Minnesota’s Vital Signs
Minnesota’s population is aging—and also growing, thanks to an influx of immigrants. But the state’s workforce is not expanding rapidly enough to keep pace with projected job growth. Those are key takeaways from the recent Minnesota Compass annual meeting, where community leaders learned how the state is doing, measured by 12 indicators of civic health. Those include “cradle-to-career success for all Minnesota youth, a strong and vibrant economy and workforce, and healthy communities across the state.”
Housed in the Amherst H. Wilder Foundation in St. Paul, Minnesota Compass tracks, presents and interprets data on key factors influencing social and economic outcomes for Minnesotans. Its work is available through a central, free, constantly updated and easy-to-navigate portal.
The Compass annual meeting gives businesses and nonprofits the opportunity to hear directly from researchers, ask questions, and discuss findings over lunch with other civic-minded colleagues. It’s a bit of a geek fest, drawing the quantitative-research brain trust from across the nonprofit sector, including leaders in philanthropic, social service, educational, and cultural organizations. This year’s meeting highlighted the following trends, some of which seem exceptionally timely given conversations about policy shifts in immigration, taxes and health care taking place in Washington, D.C. Key points:
- Foreign-born residents are leading Minnesota’s population growth. Since 2000, the state’s population overall grew 12 percent, while the population of immigrants grew 76 percent. More than three in four Minnesota immigrants live in the seven-county Twin Cities metropolitan region; however, Nobles County is reported to have the highest proportion of immigrants among Minnesota counties. (If you’re sketchy on your Minnesota counties, Nobles is in southwest Minnesota and includes the city of Worthington.)
- Minnesota’s population is aging, but rates differ by county. Compass’ data shows that since 2000, Minnesota’s population of older adults has increased substantially, from 594,000 to 806,000, and this trend is accelerating. Older adults are more highly clustered in counties outside the Twin Cities metro, with Aitkin County in the northern lakes region the highest, at 31 percent. Scott County in the metro has 9.6 percent.
- Poverty rates dipped. Minnesota’s poverty rate declined by more than a percentage point in 2015, which correlates to 65,000 fewer people living in poverty. Decreases were highest in the Twin Cities, northern Minnesota and the West Central regions.
- Minnesota’s employment pipeline needs more workers. By 2024, Minnesota’s employers are expected to have 3.1 million jobs. However, Compass data shows that, at current rates, there will be only 2.7 million workers to fill them. Progress is needed in efforts to ensure that the workforce development pipeline aligns with the skills employers need most. Focus is also needed on educational attainment for all Minnesota youth so that they will be ready to benefit from the economic opportunities that lie ahead.
Trends associated with immigration, aging and workforce supply present an array of challenges and opportunities for public policymakers and private businesses. Keeping the residents we have and drawing new people to Minnesota are important to our future economic vitality. The expanding numbers of older adults will mean new strategies to meet the demands on our state’s programs and services, including health care and transportation. Finally, prosperity is increasing as the economy improves and more people take advantage of economic growth.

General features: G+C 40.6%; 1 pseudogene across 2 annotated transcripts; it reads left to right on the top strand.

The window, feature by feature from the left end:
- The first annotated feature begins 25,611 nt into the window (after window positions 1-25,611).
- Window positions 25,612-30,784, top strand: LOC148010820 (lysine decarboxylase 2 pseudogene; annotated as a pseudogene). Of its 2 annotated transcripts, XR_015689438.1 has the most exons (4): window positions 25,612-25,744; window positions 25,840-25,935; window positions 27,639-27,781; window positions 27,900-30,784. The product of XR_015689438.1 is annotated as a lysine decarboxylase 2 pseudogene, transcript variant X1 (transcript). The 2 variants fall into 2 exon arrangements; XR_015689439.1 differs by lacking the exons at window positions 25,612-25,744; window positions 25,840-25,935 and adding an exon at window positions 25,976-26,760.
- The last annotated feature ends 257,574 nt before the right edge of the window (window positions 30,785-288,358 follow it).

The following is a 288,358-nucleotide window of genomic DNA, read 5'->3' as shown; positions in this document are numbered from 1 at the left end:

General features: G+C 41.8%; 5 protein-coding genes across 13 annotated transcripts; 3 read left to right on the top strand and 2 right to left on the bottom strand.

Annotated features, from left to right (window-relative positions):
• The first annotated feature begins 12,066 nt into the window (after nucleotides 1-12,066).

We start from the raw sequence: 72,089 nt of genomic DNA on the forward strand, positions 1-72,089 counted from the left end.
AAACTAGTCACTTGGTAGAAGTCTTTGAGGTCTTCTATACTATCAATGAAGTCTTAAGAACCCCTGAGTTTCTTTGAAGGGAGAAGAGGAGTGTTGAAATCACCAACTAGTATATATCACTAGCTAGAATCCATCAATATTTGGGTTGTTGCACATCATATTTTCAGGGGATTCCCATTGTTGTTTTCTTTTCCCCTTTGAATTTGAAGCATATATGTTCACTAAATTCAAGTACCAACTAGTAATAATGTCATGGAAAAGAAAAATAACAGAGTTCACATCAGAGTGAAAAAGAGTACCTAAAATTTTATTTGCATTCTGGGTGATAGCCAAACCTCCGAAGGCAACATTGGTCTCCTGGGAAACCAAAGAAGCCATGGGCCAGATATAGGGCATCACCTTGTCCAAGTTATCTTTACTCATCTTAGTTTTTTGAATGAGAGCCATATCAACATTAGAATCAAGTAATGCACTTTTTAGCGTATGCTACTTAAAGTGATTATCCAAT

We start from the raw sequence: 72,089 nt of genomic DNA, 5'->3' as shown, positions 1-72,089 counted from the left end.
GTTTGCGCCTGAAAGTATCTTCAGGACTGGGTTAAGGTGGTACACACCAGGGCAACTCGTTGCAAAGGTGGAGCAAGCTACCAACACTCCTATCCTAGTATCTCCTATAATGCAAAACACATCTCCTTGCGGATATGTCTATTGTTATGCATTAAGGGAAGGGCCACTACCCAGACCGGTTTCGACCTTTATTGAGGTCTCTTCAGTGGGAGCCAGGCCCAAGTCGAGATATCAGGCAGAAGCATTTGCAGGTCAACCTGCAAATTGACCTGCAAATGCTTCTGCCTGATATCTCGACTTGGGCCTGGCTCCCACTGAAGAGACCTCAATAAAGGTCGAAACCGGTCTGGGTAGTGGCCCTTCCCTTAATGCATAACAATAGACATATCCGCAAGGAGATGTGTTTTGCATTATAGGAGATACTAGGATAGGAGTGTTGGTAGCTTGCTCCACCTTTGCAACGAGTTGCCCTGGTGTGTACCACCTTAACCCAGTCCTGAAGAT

Yet in terms of racial equity, our state has a long way to go. Educational outcomes for Minnesota youth remain low, and glaring gaps for people of color are reported, according to several of Minnesota’s key indicators or “Compass Points.” Only 57 percent of children in third grade test as proficient in reading, and only 58 percent test as proficient in math in eighth grade. While graduation rates inched up, to 82 percent, the overall numbers mask enormous disparities between students of color and their white peers. Poverty rates, home ownership rates and other key indicators document that prosperity and opportunity remain far better for our white residents. Compass speakers acknowledged that Minnesota’s indicators, considered together, make our state look pretty great—but only if you are white.
This year’s annual meeting had an unexpected speaker: Christopher Ingraham, a Washington Post data reporter who wrote in 2015 that the worst place to live in the United States is Red Lake County. He based his story on a USDA data index that rates every county in the U.S. for elements such as natural beauty and climate. Outraged local residents invited Ingraham to visit, rolled out the local welcome mat, and converted him to a true believer. He and his family moved to Red Lake County in northwestern Minnesota last year. He’s now telling stories about data, real life and how our state is changing.
Ingraham’s story is also a lesson in the applicability of data, which on its own never tells the whole story. To understand the people and communities you live in, you have to meet real people and hear their stories. Only then does the full richness of our civil society come to light.
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So if you want to learn more about the trends that affect Minnesota’s civil society and economic vitality—and you should—visit mncompass.org and use its unique suite of data resources. But if you want to understand your neighbors fully, get out and meet people, and listen.
Sarah Lutman is a St. Paul-based independent consultant and writer for clients in the cultural, media and philanthropic sectors.